Five Realities Reshaping the Indirect Tax Landscape

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Changes arising from the Supreme Court’s 2018 Wayfair decision were followed by disruptions from the COVID-19 outbreak. For companies that continue to grapple with both, tax technology offers a way forward to more proactive, resilient, as well as insight-driven processes and strategies, according to a Tax Executive article by five members of Deloitte’s US indirect tax practice. The authors emphasize that this transformation calls for a “change of mindset, from “What do I need to do?” to “What do I need to know?”

The article explores several key drivers of change in the current environment that tax leaders should be aware of, including:

  1. The future of work is here – and there, and everywhere. Remote work will continue to be a standard feature of the new normal, and the new hybrid workplace will give employees increased flexibility to choose where they work. This raises new challenges for companies “looking to comply with ever-changing tax rules and seeking ways to generate cash savings on their historic purchases as well as additional savings down the road,” the authors report.
  2. Nexus still rules, so consider a multiple point of use (MPU) study. Remote workers need digital tools to do their jobs, which complicates nexus questions for multistate businesses. An MPU study can pinpoint locations for software or software-as-a-service usage, increasing the accuracy of sales and use tax calculations and potentially generating refunds.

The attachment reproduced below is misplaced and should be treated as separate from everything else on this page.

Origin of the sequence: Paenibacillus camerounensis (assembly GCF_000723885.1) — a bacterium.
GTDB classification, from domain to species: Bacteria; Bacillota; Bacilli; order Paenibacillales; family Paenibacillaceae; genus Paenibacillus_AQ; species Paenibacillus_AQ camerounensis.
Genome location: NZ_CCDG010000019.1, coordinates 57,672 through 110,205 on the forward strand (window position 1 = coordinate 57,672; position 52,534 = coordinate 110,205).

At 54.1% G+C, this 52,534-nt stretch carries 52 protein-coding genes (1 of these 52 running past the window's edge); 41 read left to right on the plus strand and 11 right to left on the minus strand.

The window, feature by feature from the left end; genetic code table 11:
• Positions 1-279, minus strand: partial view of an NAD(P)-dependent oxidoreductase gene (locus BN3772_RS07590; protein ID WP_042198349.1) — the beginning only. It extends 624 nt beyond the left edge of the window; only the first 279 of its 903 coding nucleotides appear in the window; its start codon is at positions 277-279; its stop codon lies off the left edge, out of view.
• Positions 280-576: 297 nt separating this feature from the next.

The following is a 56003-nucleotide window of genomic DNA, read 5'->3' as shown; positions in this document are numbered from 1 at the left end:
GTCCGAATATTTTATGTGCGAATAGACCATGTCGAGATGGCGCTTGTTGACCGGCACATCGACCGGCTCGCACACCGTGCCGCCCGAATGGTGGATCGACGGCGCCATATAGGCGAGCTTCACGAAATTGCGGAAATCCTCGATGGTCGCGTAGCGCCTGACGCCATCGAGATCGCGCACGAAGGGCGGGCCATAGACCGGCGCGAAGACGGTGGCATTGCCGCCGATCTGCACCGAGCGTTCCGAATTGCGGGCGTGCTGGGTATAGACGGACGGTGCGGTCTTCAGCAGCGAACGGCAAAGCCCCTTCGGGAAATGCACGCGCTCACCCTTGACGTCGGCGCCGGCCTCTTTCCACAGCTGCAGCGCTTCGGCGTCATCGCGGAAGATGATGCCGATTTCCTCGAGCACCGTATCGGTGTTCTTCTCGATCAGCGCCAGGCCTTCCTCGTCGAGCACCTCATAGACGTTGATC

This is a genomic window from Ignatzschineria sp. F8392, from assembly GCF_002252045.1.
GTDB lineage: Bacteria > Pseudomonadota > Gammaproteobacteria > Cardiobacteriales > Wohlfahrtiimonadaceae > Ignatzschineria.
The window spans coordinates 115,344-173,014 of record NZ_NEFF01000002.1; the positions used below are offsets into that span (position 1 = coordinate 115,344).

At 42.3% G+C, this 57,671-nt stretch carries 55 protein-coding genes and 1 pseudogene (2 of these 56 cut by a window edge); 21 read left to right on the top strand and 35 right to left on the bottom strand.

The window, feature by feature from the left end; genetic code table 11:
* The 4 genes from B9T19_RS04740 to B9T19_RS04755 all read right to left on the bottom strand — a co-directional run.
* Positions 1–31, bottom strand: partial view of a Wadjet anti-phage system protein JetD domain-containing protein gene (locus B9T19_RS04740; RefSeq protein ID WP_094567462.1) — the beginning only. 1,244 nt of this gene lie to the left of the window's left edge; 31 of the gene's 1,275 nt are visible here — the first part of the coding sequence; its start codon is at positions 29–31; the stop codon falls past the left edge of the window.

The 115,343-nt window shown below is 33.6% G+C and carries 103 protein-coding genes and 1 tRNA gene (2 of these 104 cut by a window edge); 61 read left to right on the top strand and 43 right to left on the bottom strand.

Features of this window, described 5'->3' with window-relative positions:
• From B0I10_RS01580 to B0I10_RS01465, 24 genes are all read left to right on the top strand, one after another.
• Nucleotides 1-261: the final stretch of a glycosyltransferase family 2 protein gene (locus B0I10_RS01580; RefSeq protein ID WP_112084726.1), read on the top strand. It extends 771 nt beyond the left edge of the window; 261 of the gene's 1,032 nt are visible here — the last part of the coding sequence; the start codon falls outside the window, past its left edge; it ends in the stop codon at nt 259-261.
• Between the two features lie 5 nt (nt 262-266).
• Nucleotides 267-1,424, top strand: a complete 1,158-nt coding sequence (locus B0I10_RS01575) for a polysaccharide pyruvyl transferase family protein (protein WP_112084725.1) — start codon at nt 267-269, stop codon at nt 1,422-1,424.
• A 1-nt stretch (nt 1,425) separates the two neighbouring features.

3. Yes, sales and use tax is time-consuming, but it also presents opportunities. Compliance processes are unwieldy and often manual. But sales and use tax refund reviews may uncover opportunities for cash savings. A tax engine can help companies understand their positions throughout the entire indirect tax life cycle. 
  4. Robots are your friends. Robotic process automation can help you corral and control your tax data. Data visualization and dashboards can spark fresh insights, revealing new opportunities for tax efficiencies.
  5. AI transforms indirect tax recovery. Artificial intelligence technologies enable you to organize huge volumes of data to identify opportunities, including those related to COVID-19 and the rise of the remote workforce. By reducing your dependence on tax professionals’ ability to recall, interpret, and apply thousands of sales tax rates and regulations, AI enables you to work smarter, not harder.

For more on the changing indirect tax landscape, see this post by Michael Bernard.

Blog Author

Larry Mellon, Tax Directory, Vertex Inc

Larry Mellon

Tax Director, Chief Tax Office

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Larry Mellon is a Tax Director in the Chief Tax Office, where he is responsible for providing insights, thought leadership and customer-centric direction to Vertex functional groups, supporting the continued expansion of Vertex indirect tax solutions and overall enterprise strategy. He has over 30 years of experience in sales and use tax compliance, risk assessment, jurisdictional audits, administration and management, as well as VAT compliance. Larry joined Vertex in 2005 as a Sales and Income Tax Supervisor and has served as Tax Manager since 2012, where he has played a pivotal role in elevating and advancing the company’s tax management offerings.

Prior to joining Vertex, Larry served as a Senior Tax Accountant and Property Tax Manager at Foamex International, Inc., a polyurethane and advanced polymer foam product manufacturer and marketer. Mellon also held multiple roles at The Franklin Mint and is a member of the Institute of Professionals in Taxation (IPT) and Tax Executives Institute (TEI).

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